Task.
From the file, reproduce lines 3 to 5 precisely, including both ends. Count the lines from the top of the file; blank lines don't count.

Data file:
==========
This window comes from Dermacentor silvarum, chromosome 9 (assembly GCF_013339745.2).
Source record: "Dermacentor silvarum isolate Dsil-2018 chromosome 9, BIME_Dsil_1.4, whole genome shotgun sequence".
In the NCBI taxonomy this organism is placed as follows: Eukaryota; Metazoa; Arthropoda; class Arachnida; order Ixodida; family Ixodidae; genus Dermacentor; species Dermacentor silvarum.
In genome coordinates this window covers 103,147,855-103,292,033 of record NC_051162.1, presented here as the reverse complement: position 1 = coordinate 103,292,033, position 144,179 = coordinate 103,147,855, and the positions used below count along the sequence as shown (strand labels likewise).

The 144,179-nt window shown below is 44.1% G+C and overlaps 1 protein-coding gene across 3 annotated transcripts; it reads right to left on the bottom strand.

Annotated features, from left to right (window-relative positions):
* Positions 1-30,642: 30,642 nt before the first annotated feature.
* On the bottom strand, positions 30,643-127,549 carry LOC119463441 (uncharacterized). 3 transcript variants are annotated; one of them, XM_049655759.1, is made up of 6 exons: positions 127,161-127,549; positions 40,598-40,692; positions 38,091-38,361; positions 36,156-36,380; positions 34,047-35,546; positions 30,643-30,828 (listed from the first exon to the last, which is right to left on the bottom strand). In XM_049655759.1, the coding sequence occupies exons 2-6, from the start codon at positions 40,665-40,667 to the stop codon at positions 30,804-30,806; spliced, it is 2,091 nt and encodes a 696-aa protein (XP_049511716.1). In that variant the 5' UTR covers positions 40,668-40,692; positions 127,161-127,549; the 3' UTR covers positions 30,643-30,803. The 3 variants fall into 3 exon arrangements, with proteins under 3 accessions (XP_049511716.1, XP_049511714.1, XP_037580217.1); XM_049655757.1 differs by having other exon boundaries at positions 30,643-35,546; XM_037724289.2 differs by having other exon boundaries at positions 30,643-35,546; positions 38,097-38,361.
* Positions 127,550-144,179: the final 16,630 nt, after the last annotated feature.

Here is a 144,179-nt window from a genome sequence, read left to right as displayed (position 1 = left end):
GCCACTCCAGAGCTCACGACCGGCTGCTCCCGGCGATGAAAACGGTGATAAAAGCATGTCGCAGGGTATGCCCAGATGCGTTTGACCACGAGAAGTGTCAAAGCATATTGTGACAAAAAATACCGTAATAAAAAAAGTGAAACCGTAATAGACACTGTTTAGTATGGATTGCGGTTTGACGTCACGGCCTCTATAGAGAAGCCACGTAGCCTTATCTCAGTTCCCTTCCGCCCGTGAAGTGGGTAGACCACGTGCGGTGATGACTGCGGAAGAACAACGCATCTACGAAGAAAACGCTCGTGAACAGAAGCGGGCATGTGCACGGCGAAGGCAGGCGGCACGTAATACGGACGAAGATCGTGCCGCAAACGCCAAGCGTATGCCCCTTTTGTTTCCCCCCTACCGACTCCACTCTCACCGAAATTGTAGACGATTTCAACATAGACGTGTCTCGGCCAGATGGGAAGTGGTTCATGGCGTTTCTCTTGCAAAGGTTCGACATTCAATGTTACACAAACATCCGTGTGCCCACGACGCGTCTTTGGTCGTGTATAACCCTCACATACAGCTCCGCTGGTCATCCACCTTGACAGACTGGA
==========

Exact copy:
In the NCBI taxonomy this organism is placed as follows: Eukaryota; Metazoa; Arthropoda; class Arachnida; order Ixodida; family Ixodidae; genus Dermacentor; species Dermacentor silvarum.
In genome coordinates this window covers 103,147,855-103,292,033 of record NC_051162.1, presented here as the reverse complement: position 1 = coordinate 103,292,033, position 144,179 = coordinate 103,147,855, and the positions used below count along the sequence as shown (strand labels likewise).

The 144,179-nt window shown below is 44.1% G+C and overlaps 1 protein-coding gene across 3 annotated transcripts; it reads right to left on the bottom strand.